Starz - Friday 10/9c
Starz's newest iteration in scripted fare takes place in Miami in the late 1950's and follows Ike Evans (played by Jeffrey Dean Morgan, who is also the primary reason to watch the show) as the manager of the Miramar Playa, a glamorous hotel along Miami Beach.
It's well-written and well-acted, but there was something missing from the pilot. Parts just didn't click, even though it seemed like it should. This could be due to the shows that Magic City tries to be, rather than just trying to be itself.
1. Does it entertain me?
Starting out entranced, I quickly lost interest in the union strike closing the hotel storyline, which was the main part of the first episode. This is not good for a show that looks sleek and sounds retro. In fact, that is what the show had going for it: the influx of 50's music playing over everything, where you find yourself watching Ike Evans drive down the A1A (note, I don't actually know if that's the A1A, I'm just making reference to Vanilla Ice) rocking out.
What Magic City so desperately wants to be is nostalgic and glamorous, but in a fake way. When Ike is explaining the hotel to his new bellboy Ray (Ray), he is pointing out the perfume being pumped into the hotel. What does it smell like? The ocean. Which is right out back, but in case the ocean doesn't smell like the ocean, he wants his rich clientele to believe that is what the ocean smells like, and that they like it. He goes on to explain that they keep the hotel cold because the women who visit his hotel are rich and buy fur coats, and since they live in Miami, he wants to make sure they get to wear them at his hotel.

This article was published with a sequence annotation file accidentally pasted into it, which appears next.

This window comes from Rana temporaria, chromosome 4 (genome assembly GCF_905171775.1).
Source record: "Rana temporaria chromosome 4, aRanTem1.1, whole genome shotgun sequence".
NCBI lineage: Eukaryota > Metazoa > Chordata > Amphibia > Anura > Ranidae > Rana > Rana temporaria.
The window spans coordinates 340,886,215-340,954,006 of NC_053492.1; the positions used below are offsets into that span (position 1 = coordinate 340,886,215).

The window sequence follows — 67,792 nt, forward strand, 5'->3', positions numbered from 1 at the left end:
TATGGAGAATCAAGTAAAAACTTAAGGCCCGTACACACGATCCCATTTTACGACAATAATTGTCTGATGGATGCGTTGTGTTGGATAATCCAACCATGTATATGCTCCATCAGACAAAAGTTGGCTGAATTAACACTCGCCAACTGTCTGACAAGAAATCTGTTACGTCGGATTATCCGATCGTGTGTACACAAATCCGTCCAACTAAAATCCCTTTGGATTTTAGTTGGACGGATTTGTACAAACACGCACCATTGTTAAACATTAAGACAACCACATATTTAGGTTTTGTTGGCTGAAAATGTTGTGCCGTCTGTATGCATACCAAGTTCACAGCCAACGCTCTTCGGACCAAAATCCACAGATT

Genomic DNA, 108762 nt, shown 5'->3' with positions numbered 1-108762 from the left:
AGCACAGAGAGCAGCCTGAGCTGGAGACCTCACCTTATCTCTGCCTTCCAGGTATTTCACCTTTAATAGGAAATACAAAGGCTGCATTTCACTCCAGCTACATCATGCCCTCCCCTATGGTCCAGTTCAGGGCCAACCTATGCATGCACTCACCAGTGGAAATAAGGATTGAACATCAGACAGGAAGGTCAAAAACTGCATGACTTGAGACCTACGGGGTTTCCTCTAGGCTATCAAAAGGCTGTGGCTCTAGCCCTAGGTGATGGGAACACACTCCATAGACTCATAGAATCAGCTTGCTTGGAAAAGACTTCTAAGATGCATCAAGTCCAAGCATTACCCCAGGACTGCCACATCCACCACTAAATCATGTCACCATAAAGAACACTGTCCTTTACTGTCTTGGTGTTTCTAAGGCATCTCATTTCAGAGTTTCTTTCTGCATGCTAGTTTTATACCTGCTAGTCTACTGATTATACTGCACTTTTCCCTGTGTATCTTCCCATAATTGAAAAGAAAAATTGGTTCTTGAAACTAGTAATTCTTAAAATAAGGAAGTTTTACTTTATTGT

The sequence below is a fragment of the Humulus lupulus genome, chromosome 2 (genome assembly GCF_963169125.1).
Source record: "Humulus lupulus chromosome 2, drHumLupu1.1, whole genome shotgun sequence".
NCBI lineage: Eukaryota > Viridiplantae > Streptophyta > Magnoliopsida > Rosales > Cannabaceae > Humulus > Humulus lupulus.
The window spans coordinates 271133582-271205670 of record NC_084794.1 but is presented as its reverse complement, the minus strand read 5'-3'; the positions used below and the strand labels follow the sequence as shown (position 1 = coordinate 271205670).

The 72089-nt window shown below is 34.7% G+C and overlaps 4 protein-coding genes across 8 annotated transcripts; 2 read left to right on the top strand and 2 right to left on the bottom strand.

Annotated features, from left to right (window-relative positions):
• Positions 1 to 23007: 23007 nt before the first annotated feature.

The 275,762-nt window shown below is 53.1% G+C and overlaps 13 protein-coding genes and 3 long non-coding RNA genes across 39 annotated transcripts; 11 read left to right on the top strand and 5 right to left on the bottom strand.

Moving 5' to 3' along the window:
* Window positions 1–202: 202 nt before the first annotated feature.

Again, he is going for a fake world for people who live in their own.
Magic City also borrows heavily from The Sopranos with its mob dealings. The opening scene is underwater, showing all the people in nice clothes who have been sent to sleep with the fishes. It's rather effective, showing us this is the world that it wants to live in.
The problem is that Boardwalk Empire already accomplished this feat, showing the mob dealings in 1920's Atlantic City. The difference is that Boardwalk never tried to drown you in nostalgia. It was a strict period piece, while Magic City tries to be both.
Mad Men was able to weave in historical events into the show because they acted as background to the character. When Magic City tries to sell Sinatra as the finale piece of the show, people get distracted because we want to see and hear Sinatra.
There is promise in Magic City, but only if creator Brian Grazer is able to make all these pieces fit together.
2. Is it realistic?
There's a lot of backstabbing and mob dealings, but that's also what I would expect in mob-riddled Miami.
3. Are immoral actions defended?
Unfortunately, Magic City falls prey to the premium channel trap and loads their show with gratuitous sex and nudity. The the point that it might be the most of any show I've seen in recent memory. And unfortunately, most of it is done unnecessarily, to attract viewers and show them sex. This is rather disappointing, since it prevents the show from ever really being acceptable to audiences who might have morals.
That is to say, it can be distracting. There is rarely a place for extra-marital sex on television, but when it exists simply for sex, then it is definitely crossing the line.
4. Are traditional family values upheld?
Absolutely not. There are affairs, cheating, scandal, everything you could think of. The family gets another slap in the face with Magic City.
Magic City combines a business show, the mob, the 50s and wonderful music to make for a decent outing. Unfortunately anything that is good is outweighed by the sex and nudity that is presented. This might just be a ploy of the pilot to gain viewers and may decrease as time goes on.